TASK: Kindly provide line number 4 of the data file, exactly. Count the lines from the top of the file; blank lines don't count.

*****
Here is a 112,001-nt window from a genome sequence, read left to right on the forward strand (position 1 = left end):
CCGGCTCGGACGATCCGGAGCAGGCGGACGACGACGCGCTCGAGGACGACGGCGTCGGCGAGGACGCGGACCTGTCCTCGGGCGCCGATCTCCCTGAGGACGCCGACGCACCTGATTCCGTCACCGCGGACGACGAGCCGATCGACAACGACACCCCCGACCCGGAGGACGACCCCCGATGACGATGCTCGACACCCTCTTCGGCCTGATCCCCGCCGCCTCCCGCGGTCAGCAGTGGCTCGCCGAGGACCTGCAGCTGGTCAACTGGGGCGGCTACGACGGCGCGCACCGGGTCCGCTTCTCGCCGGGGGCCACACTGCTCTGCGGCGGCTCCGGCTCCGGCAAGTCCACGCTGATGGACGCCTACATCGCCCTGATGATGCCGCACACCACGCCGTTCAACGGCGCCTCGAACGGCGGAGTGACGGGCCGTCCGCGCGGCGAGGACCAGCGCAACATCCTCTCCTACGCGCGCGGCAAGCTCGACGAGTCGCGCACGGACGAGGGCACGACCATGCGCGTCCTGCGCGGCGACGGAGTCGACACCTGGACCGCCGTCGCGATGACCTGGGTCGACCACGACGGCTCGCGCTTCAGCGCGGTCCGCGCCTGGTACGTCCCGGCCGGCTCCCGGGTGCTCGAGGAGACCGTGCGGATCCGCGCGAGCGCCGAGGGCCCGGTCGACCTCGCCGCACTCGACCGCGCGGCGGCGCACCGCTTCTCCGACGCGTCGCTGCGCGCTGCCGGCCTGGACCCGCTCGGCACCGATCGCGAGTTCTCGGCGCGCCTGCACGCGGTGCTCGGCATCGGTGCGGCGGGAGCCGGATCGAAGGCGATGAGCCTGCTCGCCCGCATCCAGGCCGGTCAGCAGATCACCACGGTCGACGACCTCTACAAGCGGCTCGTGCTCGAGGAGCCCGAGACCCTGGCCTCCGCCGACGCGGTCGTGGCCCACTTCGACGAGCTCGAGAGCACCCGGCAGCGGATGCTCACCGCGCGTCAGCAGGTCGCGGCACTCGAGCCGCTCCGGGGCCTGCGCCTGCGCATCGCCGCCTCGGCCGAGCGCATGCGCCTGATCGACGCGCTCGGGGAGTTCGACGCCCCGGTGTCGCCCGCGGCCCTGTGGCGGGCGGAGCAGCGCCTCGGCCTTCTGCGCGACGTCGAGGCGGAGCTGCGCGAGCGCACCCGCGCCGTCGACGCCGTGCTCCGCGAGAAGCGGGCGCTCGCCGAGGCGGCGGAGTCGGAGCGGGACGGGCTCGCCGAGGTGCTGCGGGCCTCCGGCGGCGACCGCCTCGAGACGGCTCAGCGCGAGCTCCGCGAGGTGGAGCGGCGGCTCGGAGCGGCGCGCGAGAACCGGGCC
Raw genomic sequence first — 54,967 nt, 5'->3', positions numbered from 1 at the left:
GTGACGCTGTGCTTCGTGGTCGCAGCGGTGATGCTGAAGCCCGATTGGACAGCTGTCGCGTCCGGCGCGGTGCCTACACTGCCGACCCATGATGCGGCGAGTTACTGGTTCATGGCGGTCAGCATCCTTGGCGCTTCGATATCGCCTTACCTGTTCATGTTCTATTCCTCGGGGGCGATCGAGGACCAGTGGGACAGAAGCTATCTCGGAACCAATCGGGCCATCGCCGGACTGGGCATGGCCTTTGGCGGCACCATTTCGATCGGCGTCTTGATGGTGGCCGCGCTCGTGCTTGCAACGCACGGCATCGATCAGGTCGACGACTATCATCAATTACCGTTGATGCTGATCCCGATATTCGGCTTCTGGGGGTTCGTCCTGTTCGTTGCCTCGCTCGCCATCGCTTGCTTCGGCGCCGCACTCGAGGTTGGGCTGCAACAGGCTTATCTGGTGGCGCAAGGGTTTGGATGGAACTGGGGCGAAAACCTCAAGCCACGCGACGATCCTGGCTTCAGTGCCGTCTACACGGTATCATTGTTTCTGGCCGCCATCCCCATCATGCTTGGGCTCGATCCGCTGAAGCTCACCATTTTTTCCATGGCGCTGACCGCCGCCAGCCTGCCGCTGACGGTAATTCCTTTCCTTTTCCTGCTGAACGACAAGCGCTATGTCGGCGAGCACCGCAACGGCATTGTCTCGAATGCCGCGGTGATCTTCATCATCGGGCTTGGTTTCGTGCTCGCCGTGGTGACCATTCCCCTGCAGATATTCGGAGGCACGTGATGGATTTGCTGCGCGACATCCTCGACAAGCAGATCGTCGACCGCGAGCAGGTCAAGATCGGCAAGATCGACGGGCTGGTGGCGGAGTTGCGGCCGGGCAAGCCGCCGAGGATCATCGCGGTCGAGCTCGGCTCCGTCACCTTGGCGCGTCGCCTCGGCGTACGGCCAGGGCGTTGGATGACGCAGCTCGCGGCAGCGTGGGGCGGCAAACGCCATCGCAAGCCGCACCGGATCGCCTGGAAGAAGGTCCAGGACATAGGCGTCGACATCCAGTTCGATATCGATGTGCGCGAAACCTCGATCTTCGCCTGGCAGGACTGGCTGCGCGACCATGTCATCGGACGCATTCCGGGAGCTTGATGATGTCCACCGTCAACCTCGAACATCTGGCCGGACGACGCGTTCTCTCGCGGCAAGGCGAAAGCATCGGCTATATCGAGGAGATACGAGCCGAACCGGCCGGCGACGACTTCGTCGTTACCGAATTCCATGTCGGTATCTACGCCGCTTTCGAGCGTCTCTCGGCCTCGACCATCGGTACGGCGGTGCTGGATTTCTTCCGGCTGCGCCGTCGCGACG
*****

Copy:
GTGACGCTGTGCTTCGTGGTCGCAGCGGTGATGCTGAAGCCCGATTGGACAGCTGTCGCGTCCGGCGCGGTGCCTACACTGCCGACCCATGATGCGGCGAGTTACTGGTTCATGGCGGTCAGCATCCTTGGCGCTTCGATATCGCCTTACCTGTTCATGTTCTATTCCTCGGGGGCGATCGAGGACCAGTGGGACAGAAGCTATCTCGGAACCAATCGGGCCATCGCCGGACTGGGCATGGCCTTTGGCGGCACCATTTCGATCGGCGTCTTGATGGTGGCCGCGCTCGTGCTTGCAACGCACGGCATCGATCAGGTCGACGACTATCATCAATTACCGTTGATGCTGATCCCGATATTCGGCTTCTGGGGGTTCGTCCTGTTCGTTGCCTCGCTCGCCATCGCTTGCTTCGGCGCCGCACTCGAGGTTGGGCTGCAACAGGCTTATCTGGTGGCGCAAGGGTTTGGATGGAACTGGGGCGAAAACCTCAAGCCACGCGACGATCCTGGCTTCAGTGCCGTCTACACGGTATCATTGTTTCTGGCCGCCATCCCCATCATGCTTGGGCTCGATCCGCTGAAGCTCACCATTTTTTCCATGGCGCTGACCGCCGCCAGCCTGCCGCTGACGGTAATTCCTTTCCTTTTCCTGCTGAACGACAAGCGCTATGTCGGCGAGCACCGCAACGGCATTGTCTCGAATGCCGCGGTGATCTTCATCATCGGGCTTGGTTTCGTGCTCGCCGTGGTGACCATTCCCCTGCAGATATTCGGAGGCACGTGATGGATTTGCTGCGCGACATCCTCGACAAGCAGATCGTCGACCGCGAGCAGGTCAAGATCGGCAAGATCGACGGGCTGGTGGCGGAGTTGCGGCCGGGCAAGCCGCCGAGGATCATCGCGGTCGAGCTCGGCTCCGTCACCTTGGCGCGTCGCCTCGGCGTACGGCCAGGGCGTTGGATGACGCAGCTCGCGGCAGCGTGGGGCGGCAAACGCCATCGCAAGCCGCACCGGATCGCCTGGAAGAAGGTCCAGGACATAGGCGTCGACATCCAGTTCGATATCGATGTGCGCGAAACCTCGATCTTCGCCTGGCAGGACTGGCTGCGCGACCATGTCATCGGACGCATTCCGGGAGCTTGATGATGTCCACCGTCAACCTCGAACATCTGGCCGGACGACGCGTTCTCTCGCGGCAAGGCGAAAGCATCGGCTATATCGAGGAGATACGAGCCGAACCGGCCGGCGACGACTTCGTCGTTACCGAATTCCATGTCGGTATCTACGCCGCTTTCGAGCGTCTCTCGGCCTCGACCATCGGTACGGCGGTGCTGGATTTCTTCCGGCTGCGCCGTCGCGACG